Shell's Carmon Creek oilsands project gets green light

Royal Dutch Shell says it's moving ahead with its Carmon Creek oilsands project in northern Alberta.
Residents of Peace River have been growing increasingly concerned about the odour of nearby oilsands operations. (Shell Canada)

Royal Dutch Shell says it's moving ahead with its Carmon Creek oilsands project in northern Alberta.

The announcement came Thursday, the same day that Suncor Energy Inc said its Fort Hills oilsands mine north of Fort McMurray was a go.

The expensive projects are going ahead despite uncertainty about the approval of major export pipeline proposals such as Keystone XL and Northern Gateway and uncertainty over how much foreign investment Ottawa will permit in oilsands development.

Shell gave no price-tag for its steam-driven project in the Peace River region, but it is expected to cost billions. It put the same project on hold three years ago to save money.

Carmon Creek will produce 80,000 barrels of oil per day to be refined at existing refineries. About 1,000 workers will be needed to build it, Shell said.

"Shell's Peace River oil leases represent a significant development opportunity.” said Lorraine Mitchelmore, president and country chair of Shell Canada.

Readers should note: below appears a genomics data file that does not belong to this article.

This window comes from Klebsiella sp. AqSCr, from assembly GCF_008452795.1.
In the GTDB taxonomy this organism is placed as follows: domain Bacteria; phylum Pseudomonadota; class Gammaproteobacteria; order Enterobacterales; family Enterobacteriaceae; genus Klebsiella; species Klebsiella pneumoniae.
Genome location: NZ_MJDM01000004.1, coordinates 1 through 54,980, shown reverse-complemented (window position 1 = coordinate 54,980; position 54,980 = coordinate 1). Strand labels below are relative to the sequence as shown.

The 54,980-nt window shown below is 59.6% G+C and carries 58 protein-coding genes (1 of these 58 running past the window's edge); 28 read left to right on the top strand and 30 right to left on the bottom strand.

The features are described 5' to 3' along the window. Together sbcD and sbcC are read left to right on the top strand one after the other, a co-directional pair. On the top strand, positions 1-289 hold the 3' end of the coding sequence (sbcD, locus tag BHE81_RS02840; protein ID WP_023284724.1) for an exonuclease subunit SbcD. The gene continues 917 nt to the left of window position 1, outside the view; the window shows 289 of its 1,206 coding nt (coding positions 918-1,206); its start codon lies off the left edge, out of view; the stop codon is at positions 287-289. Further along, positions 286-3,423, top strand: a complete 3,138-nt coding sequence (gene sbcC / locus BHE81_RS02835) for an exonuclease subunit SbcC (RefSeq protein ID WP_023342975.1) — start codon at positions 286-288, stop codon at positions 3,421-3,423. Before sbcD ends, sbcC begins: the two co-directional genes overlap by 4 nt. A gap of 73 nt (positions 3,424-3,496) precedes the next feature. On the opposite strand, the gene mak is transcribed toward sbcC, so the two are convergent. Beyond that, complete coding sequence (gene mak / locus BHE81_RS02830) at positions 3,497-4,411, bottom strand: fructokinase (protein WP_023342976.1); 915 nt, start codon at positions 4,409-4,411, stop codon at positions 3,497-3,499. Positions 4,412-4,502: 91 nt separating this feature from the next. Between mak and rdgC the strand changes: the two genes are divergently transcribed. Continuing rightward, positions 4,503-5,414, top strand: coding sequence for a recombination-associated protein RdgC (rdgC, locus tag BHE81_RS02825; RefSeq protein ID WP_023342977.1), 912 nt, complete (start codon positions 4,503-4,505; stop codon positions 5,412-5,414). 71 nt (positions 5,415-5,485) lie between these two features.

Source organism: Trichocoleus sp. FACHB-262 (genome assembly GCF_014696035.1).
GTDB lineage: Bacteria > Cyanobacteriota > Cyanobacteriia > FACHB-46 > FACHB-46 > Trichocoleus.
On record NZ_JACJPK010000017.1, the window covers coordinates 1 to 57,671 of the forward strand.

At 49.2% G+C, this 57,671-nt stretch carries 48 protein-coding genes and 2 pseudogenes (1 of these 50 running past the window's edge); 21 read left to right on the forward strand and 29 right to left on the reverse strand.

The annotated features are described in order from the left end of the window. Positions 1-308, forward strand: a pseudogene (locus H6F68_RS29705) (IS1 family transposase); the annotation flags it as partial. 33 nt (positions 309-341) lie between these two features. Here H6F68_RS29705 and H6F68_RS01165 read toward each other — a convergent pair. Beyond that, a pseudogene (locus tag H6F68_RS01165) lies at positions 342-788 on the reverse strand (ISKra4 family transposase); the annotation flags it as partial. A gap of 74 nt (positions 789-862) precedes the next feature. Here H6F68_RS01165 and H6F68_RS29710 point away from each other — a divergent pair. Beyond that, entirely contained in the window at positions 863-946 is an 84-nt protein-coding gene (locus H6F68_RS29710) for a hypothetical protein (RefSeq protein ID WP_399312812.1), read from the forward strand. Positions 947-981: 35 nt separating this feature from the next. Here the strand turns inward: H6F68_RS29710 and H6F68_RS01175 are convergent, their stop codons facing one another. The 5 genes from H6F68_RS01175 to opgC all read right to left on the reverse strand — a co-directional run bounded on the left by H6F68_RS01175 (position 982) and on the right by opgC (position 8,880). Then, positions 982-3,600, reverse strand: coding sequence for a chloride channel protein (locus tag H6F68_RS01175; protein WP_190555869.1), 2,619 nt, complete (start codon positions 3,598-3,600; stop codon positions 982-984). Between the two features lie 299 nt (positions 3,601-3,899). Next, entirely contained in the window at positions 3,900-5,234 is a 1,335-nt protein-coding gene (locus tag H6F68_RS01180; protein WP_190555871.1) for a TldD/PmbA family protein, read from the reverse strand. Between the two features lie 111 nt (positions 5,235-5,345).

“Our decision to invest in Carmon Creek has been carefully studied with the goal of designing a project that is competitive from a commercial, technological and environmental perspective."

She pointed to environmental improvements in the project, including maximizing water recycling and a cogeneration plan that will also feed up to 500 mW of electricity into the Alberta energy grid.

Once the project is up and running the aim is to virtually eliminate the need for freshwater use for steam generation through recycling of water produced with the oil.

Shell received approval for the 100-per-cent-owned project from the Alberta energy regulator in April 2013.


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